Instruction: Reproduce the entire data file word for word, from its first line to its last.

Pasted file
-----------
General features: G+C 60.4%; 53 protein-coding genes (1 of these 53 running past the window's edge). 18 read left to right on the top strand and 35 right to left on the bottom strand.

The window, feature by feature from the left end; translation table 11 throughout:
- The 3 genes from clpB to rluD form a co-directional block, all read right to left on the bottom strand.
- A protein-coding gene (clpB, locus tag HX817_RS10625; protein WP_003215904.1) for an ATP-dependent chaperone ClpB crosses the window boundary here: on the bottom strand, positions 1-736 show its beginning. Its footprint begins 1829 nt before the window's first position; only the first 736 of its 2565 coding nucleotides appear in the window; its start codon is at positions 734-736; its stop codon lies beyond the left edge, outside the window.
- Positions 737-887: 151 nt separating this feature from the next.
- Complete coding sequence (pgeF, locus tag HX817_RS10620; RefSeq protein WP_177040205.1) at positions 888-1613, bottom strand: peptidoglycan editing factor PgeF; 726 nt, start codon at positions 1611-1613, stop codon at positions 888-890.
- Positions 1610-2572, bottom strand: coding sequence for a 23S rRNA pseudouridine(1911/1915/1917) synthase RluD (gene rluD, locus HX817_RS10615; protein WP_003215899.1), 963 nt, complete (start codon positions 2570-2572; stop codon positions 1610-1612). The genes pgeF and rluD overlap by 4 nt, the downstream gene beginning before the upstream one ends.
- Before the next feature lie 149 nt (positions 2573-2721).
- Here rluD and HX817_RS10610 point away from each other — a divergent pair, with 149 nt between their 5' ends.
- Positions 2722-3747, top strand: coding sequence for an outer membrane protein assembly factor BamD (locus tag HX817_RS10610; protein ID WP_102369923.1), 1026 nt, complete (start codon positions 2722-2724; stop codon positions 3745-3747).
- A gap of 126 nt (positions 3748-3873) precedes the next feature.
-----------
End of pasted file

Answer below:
General features: G+C 60.4%; 53 protein-coding genes (1 of these 53 running past the window's edge). 18 read left to right on the top strand and 35 right to left on the bottom strand.

The window, feature by feature from the left end; translation table 11 throughout:
- The 3 genes from clpB to rluD form a co-directional block, all read right to left on the bottom strand.
- A protein-coding gene (clpB, locus tag HX817_RS10625; protein WP_003215904.1) for an ATP-dependent chaperone ClpB crosses the window boundary here: on the bottom strand, positions 1-736 show its beginning. Its footprint begins 1829 nt before the window's first position; only the first 736 of its 2565 coding nucleotides appear in the window; its start codon is at positions 734-736; its stop codon lies beyond the left edge, outside the window.
- Positions 737-887: 151 nt separating this feature from the next.
- Complete coding sequence (pgeF, locus tag HX817_RS10620; RefSeq protein WP_177040205.1) at positions 888-1613, bottom strand: peptidoglycan editing factor PgeF; 726 nt, start codon at positions 1611-1613, stop codon at positions 888-890.
- Positions 1610-2572, bottom strand: coding sequence for a 23S rRNA pseudouridine(1911/1915/1917) synthase RluD (gene rluD, locus HX817_RS10615; protein WP_003215899.1), 963 nt, complete (start codon positions 2570-2572; stop codon positions 1610-1612). The genes pgeF and rluD overlap by 4 nt, the downstream gene beginning before the upstream one ends.
- Before the next feature lie 149 nt (positions 2573-2721).
- Here rluD and HX817_RS10610 point away from each other — a divergent pair, with 149 nt between their 5' ends.
- Positions 2722-3747, top strand: coding sequence for an outer membrane protein assembly factor BamD (locus tag HX817_RS10610; protein ID WP_102369923.1), 1026 nt, complete (start codon positions 2722-2724; stop codon positions 3745-3747).
- A gap of 126 nt (positions 3748-3873) precedes the next feature.